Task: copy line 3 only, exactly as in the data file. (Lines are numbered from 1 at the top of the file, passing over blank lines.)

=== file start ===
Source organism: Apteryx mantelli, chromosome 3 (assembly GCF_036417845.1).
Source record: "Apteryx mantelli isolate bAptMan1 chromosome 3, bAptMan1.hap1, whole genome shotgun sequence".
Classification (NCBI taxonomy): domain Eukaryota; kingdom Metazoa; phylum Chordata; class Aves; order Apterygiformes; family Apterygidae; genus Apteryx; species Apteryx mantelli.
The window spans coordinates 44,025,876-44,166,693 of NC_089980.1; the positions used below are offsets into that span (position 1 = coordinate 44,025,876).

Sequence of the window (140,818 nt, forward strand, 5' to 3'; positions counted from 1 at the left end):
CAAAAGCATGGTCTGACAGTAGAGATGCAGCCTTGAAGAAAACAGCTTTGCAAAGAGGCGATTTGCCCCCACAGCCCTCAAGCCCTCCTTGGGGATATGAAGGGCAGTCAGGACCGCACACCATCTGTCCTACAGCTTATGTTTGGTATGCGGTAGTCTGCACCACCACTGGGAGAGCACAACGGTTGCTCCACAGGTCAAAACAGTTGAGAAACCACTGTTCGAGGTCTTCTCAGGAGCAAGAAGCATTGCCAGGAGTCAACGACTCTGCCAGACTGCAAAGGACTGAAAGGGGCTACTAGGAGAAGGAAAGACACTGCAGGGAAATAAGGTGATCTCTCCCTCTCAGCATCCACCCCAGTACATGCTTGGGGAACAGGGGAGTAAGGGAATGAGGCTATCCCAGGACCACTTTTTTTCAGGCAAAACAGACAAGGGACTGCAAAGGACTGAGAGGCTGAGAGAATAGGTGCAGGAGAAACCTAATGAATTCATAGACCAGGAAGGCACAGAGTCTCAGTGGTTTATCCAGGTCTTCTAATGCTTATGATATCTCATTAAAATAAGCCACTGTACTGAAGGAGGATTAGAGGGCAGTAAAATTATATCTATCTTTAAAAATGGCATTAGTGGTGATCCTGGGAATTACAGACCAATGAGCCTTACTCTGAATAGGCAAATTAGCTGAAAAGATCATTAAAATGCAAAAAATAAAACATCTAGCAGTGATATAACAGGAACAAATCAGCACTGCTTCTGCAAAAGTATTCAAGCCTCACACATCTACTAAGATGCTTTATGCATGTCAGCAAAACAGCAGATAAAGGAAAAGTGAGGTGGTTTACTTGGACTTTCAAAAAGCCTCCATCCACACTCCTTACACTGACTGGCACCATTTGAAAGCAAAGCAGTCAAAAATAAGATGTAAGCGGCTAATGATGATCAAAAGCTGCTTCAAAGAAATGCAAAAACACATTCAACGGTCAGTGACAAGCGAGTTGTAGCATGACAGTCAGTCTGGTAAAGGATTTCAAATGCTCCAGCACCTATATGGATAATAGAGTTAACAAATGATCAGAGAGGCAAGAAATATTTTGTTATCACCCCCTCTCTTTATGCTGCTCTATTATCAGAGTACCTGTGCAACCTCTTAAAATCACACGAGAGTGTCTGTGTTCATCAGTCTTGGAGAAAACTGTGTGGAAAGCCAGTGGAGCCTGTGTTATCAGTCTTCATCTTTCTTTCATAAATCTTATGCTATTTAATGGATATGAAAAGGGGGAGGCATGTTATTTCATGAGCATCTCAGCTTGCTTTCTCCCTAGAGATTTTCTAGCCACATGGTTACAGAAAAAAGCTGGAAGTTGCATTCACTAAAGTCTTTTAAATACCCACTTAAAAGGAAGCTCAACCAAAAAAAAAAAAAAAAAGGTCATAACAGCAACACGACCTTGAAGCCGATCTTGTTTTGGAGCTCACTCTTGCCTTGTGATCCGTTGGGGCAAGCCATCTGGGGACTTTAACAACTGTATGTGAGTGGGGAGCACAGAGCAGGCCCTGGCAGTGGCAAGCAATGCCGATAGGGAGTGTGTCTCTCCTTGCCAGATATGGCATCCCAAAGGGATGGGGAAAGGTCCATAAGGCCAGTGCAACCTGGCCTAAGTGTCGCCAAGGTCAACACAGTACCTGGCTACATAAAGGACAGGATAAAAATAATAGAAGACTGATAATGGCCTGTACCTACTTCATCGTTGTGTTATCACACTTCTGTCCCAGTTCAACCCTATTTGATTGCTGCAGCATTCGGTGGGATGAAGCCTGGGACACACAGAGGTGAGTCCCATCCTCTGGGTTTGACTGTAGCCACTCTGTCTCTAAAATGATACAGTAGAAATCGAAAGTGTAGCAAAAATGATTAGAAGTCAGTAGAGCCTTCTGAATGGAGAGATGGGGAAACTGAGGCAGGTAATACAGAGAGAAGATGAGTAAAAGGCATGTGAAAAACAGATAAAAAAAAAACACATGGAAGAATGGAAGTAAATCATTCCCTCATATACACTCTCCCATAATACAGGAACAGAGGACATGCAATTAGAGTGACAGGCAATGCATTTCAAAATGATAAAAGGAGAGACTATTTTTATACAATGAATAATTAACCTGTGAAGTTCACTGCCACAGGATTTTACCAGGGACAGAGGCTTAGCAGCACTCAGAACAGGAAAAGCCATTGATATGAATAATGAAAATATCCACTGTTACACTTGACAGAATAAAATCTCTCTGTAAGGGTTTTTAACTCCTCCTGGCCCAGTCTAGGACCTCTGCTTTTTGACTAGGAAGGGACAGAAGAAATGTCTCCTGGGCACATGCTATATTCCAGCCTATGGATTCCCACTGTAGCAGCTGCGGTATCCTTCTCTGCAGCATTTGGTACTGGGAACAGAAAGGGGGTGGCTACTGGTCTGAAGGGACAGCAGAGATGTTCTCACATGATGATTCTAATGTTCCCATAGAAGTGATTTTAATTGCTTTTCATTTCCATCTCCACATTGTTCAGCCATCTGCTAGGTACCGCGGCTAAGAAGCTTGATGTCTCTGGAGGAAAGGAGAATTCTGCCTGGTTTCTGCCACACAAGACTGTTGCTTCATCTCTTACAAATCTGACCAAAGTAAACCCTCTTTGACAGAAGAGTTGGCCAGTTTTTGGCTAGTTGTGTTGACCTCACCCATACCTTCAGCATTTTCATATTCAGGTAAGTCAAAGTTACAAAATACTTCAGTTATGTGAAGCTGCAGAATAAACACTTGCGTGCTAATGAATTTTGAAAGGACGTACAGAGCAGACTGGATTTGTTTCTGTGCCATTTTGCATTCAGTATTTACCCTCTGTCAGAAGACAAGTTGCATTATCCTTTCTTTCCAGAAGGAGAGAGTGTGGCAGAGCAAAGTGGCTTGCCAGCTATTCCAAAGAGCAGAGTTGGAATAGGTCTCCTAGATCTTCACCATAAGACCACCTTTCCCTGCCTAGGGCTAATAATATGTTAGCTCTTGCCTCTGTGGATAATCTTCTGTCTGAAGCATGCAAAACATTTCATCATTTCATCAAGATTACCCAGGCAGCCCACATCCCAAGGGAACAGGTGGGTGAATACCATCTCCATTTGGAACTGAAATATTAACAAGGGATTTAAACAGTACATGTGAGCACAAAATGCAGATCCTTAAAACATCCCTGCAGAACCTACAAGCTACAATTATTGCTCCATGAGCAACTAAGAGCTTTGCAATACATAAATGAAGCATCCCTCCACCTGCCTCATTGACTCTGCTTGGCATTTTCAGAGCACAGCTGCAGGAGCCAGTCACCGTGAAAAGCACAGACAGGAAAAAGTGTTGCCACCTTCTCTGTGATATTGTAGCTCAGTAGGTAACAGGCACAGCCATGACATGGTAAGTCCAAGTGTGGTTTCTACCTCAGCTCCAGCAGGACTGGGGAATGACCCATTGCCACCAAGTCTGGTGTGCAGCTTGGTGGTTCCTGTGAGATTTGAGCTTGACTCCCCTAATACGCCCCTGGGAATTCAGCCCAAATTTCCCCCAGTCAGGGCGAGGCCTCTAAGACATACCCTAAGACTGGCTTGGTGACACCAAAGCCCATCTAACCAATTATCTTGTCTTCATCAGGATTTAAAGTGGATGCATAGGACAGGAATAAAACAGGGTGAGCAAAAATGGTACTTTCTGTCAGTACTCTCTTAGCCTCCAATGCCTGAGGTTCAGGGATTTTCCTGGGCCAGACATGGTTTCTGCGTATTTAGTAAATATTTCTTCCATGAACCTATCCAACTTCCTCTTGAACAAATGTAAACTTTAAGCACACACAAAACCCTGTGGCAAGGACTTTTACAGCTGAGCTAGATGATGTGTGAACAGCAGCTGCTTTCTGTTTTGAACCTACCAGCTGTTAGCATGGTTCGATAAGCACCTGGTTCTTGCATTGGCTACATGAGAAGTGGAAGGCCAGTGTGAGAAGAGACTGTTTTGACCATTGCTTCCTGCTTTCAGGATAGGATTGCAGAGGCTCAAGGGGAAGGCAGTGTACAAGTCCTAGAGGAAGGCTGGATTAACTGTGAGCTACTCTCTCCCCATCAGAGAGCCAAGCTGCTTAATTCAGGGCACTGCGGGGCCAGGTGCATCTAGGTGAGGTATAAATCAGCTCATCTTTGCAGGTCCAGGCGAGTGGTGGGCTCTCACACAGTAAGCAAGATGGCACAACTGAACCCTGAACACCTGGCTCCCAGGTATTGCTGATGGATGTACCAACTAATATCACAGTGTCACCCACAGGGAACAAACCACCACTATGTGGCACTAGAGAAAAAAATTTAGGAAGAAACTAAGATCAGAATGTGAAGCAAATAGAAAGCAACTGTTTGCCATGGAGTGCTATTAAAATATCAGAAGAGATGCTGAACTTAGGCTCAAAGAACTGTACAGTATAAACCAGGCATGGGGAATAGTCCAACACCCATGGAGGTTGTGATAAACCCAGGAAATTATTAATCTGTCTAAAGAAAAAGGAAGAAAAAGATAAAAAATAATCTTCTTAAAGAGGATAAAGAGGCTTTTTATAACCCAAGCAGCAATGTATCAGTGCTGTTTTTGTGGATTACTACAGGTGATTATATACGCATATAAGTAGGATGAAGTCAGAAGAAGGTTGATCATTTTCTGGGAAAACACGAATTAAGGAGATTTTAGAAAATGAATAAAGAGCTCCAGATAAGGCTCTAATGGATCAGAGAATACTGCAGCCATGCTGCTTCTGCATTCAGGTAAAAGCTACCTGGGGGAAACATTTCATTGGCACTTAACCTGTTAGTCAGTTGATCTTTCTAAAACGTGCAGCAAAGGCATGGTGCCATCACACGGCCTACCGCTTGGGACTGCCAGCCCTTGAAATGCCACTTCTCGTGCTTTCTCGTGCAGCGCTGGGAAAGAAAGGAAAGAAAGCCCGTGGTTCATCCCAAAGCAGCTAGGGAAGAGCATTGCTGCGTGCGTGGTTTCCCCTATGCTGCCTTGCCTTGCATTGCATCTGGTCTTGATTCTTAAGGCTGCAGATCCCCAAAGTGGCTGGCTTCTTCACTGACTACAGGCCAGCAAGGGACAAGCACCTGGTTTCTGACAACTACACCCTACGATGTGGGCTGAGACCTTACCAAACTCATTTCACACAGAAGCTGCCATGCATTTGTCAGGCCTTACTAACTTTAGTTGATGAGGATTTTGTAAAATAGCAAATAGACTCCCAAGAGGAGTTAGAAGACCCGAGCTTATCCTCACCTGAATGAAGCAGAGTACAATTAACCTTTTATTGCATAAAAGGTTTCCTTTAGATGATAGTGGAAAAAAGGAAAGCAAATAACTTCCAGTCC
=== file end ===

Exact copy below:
Classification (NCBI taxonomy): domain Eukaryota; kingdom Metazoa; phylum Chordata; class Aves; order Apterygiformes; family Apterygidae; genus Apteryx; species Apteryx mantelli.